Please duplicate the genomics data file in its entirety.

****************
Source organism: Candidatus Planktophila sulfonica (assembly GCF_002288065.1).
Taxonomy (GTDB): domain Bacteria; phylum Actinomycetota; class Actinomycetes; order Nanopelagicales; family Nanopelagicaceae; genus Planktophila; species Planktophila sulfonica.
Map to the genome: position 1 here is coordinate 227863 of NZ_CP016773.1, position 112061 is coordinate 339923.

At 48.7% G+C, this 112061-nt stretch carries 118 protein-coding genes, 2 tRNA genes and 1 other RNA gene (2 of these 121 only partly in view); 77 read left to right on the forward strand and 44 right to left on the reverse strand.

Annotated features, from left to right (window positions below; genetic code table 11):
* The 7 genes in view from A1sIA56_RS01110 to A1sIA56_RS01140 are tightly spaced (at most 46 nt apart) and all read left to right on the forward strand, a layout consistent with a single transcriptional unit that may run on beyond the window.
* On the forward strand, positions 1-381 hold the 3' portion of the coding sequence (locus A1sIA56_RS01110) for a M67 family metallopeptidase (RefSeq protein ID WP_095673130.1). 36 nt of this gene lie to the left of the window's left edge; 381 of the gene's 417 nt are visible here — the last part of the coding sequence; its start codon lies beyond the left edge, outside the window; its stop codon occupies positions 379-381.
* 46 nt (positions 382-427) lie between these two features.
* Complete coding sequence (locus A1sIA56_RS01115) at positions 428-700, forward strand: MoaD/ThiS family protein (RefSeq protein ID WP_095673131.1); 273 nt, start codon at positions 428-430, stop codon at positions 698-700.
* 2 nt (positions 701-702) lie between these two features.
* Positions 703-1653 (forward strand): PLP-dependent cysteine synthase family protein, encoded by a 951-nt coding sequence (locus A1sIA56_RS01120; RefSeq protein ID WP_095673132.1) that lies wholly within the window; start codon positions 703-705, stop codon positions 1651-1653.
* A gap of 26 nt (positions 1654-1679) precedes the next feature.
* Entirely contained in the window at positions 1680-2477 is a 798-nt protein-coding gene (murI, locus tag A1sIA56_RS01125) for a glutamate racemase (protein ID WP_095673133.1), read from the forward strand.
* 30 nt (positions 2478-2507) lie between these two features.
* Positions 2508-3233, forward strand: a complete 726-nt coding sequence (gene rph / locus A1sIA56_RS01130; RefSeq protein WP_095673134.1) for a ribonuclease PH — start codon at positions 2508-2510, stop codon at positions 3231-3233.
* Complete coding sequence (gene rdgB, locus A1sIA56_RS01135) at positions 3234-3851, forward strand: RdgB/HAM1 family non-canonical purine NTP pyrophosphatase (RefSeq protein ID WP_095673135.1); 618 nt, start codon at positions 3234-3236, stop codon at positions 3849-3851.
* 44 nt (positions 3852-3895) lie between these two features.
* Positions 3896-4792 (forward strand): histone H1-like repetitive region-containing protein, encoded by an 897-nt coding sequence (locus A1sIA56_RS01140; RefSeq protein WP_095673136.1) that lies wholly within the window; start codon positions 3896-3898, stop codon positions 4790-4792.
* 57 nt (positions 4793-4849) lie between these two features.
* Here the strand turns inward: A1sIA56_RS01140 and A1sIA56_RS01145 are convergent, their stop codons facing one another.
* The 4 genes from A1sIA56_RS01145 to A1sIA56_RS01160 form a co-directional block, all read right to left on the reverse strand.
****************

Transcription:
Source organism: Candidatus Planktophila sulfonica (assembly GCF_002288065.1).
Taxonomy (GTDB): domain Bacteria; phylum Actinomycetota; class Actinomycetes; order Nanopelagicales; family Nanopelagicaceae; genus Planktophila; species Planktophila sulfonica.
Map to the genome: position 1 here is coordinate 227863 of NZ_CP016773.1, position 112061 is coordinate 339923.

At 48.7% G+C, this 112061-nt stretch carries 118 protein-coding genes, 2 tRNA genes and 1 other RNA gene (2 of these 121 only partly in view); 77 read left to right on the forward strand and 44 right to left on the reverse strand.

Annotated features, from left to right (window positions below; genetic code table 11):
* The 7 genes in view from A1sIA56_RS01110 to A1sIA56_RS01140 are tightly spaced (at most 46 nt apart) and all read left to right on the forward strand, a layout consistent with a single transcriptional unit that may run on beyond the window.
* On the forward strand, positions 1-381 hold the 3' portion of the coding sequence (locus A1sIA56_RS01110) for a M67 family metallopeptidase (RefSeq protein ID WP_095673130.1). 36 nt of this gene lie to the left of the window's left edge; 381 of the gene's 417 nt are visible here — the last part of the coding sequence; its start codon lies beyond the left edge, outside the window; its stop codon occupies positions 379-381.
* 46 nt (positions 382-427) lie between these two features.
* Complete coding sequence (locus A1sIA56_RS01115) at positions 428-700, forward strand: MoaD/ThiS family protein (RefSeq protein ID WP_095673131.1); 273 nt, start codon at positions 428-430, stop codon at positions 698-700.
* 2 nt (positions 701-702) lie between these two features.
* Positions 703-1653 (forward strand): PLP-dependent cysteine synthase family protein, encoded by a 951-nt coding sequence (locus A1sIA56_RS01120; RefSeq protein ID WP_095673132.1) that lies wholly within the window; start codon positions 703-705, stop codon positions 1651-1653.
* A gap of 26 nt (positions 1654-1679) precedes the next feature.
* Entirely contained in the window at positions 1680-2477 is a 798-nt protein-coding gene (murI, locus tag A1sIA56_RS01125) for a glutamate racemase (protein ID WP_095673133.1), read from the forward strand.
* 30 nt (positions 2478-2507) lie between these two features.
* Positions 2508-3233, forward strand: a complete 726-nt coding sequence (gene rph / locus A1sIA56_RS01130; RefSeq protein WP_095673134.1) for a ribonuclease PH — start codon at positions 2508-2510, stop codon at positions 3231-3233.
* Complete coding sequence (gene rdgB, locus A1sIA56_RS01135) at positions 3234-3851, forward strand: RdgB/HAM1 family non-canonical purine NTP pyrophosphatase (RefSeq protein ID WP_095673135.1); 618 nt, start codon at positions 3234-3236, stop codon at positions 3849-3851.
* 44 nt (positions 3852-3895) lie between these two features.
* Positions 3896-4792 (forward strand): histone H1-like repetitive region-containing protein, encoded by an 897-nt coding sequence (locus A1sIA56_RS01140; RefSeq protein WP_095673136.1) that lies wholly within the window; start codon positions 3896-3898, stop codon positions 4790-4792.
* 57 nt (positions 4793-4849) lie between these two features.
* Here the strand turns inward: A1sIA56_RS01140 and A1sIA56_RS01145 are convergent, their stop codons facing one another.
* The 4 genes from A1sIA56_RS01145 to A1sIA56_RS01160 form a co-directional block, all read right to left on the reverse strand.